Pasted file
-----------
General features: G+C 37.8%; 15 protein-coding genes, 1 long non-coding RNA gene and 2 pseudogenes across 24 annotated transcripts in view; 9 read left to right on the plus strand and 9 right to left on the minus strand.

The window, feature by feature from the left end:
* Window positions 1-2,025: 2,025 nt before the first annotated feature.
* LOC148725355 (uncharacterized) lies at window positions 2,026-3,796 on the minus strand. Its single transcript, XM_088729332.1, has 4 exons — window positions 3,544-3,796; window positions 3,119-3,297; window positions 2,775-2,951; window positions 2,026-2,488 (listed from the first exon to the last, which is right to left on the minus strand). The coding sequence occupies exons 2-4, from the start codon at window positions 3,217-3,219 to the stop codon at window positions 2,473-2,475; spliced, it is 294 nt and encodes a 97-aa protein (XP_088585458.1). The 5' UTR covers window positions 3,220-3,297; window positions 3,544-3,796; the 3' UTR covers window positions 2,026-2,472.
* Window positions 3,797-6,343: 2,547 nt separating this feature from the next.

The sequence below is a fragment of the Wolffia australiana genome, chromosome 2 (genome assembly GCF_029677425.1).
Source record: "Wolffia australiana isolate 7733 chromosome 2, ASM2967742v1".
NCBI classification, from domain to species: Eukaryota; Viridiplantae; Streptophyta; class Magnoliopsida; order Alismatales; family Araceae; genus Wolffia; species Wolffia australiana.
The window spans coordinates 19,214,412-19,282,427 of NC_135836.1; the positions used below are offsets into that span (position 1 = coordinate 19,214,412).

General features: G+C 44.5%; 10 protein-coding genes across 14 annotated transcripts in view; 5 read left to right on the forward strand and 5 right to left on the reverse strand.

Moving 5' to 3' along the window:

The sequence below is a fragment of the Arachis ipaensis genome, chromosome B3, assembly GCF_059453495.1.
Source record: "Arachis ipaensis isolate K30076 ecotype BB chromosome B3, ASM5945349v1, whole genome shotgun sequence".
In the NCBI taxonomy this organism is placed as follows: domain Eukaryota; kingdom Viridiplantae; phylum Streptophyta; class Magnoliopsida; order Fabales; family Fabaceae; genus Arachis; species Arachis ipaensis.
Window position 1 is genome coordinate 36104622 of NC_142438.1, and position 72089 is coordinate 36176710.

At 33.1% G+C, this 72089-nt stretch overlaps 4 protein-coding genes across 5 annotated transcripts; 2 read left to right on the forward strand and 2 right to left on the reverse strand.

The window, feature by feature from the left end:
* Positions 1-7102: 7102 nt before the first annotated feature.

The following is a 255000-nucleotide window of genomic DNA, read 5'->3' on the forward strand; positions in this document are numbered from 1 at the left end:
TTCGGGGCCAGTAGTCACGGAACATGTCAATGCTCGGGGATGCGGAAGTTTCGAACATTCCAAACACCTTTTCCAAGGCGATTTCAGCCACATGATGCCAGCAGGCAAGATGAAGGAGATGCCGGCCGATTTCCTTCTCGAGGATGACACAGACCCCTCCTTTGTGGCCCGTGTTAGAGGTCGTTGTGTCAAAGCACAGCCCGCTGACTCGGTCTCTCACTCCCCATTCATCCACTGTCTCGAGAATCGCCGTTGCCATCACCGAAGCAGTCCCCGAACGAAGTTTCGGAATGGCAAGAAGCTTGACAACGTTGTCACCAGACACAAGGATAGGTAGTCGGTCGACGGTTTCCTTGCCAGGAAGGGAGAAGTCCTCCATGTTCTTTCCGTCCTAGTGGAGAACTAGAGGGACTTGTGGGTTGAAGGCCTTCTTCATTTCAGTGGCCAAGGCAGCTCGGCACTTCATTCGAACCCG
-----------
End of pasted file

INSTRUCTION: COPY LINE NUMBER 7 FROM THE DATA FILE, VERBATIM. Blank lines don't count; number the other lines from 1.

Source record: "Wolffia australiana isolate 7733 chromosome 2, ASM2967742v1".